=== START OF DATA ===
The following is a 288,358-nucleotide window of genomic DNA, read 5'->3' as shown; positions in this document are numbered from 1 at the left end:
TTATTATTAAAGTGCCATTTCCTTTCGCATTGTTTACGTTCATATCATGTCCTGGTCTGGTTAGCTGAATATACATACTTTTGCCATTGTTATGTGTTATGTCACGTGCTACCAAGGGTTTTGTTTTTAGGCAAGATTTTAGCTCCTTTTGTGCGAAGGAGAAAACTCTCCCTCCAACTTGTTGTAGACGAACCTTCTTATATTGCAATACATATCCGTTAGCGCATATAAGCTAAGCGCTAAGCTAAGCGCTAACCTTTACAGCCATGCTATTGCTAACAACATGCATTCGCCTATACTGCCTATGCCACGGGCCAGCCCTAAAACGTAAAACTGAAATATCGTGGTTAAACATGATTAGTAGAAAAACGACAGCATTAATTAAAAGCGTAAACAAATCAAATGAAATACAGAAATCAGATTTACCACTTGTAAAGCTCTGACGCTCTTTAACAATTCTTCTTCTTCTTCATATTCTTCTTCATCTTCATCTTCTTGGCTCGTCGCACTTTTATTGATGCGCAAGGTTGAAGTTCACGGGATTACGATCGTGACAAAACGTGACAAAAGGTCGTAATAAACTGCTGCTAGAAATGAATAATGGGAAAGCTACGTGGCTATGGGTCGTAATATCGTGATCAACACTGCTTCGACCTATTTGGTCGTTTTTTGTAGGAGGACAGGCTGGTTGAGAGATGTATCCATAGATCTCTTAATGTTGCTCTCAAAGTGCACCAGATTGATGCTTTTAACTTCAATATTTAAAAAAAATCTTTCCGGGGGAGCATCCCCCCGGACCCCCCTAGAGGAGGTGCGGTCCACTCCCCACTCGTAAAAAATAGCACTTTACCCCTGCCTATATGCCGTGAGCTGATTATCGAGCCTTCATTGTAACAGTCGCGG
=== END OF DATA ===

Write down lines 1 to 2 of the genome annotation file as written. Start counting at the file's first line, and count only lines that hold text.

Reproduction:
The following is a 288,358-nucleotide window of genomic DNA, read 5'->3' as shown; positions in this document are numbered from 1 at the left end:
TTATTATTAAAGTGCCATTTCCTTTCGCATTGTTTACGTTCATATCATGTCCTGGTCTGGTTAGCTGAATATACATACTTTTGCCATTGTTATGTGTTATGTCACGTGCTACCAAGGGTTTTGTTTTTAGGCAAGATTTTAGCTCCTTTTGTGCGAAGGAGAAAACTCTCCCTCCAACTTGTTGTAGACGAACCTTCTTATATTGCAATACATATCCGTTAGCGCATATAAGCTAAGCGCTAAGCTAAGCGCTAACCTTTACAGCCATGCTATTGCTAACAACATGCATTCGCCTATACTGCCTATGCCACGGGCCAGCCCTAAAACGTAAAACTGAAATATCGTGGTTAAACATGATTAGTAGAAAAACGACAGCATTAATTAAAAGCGTAAACAAATCAAATGAAATACAGAAATCAGATTTACCACTTGTAAAGCTCTGACGCTCTTTAACAATTCTTCTTCTTCTTCATATTCTTCTTCATCTTCATCTTCTTGGCTCGTCGCACTTTTATTGATGCGCAAGGTTGAAGTTCACGGGATTACGATCGTGACAAAACGTGACAAAAGGTCGTAATAAACTGCTGCTAGAAATGAATAATGGGAAAGCTACGTGGCTATGGGTCGTAATATCGTGATCAACACTGCTTCGACCTATTTGGTCGTTTTTTGTAGGAGGACAGGCTGGTTGAGAGATGTATCCATAGATCTCTTAATGTTGCTCTCAAAGTGCACCAGATTGATGCTTTTAACTTCAATATTTAAAAAAAATCTTTCCGGGGGAGCATCCCCCCGGACCCCCCTAGAGGAGGTGCGGTCCACTCCCCACTCGTAAAAAATAGCACTTTACCCCTGCCTATATGCCGTGAGCTGATTATCGAGCCTTCATTGTAACAGTCGCGG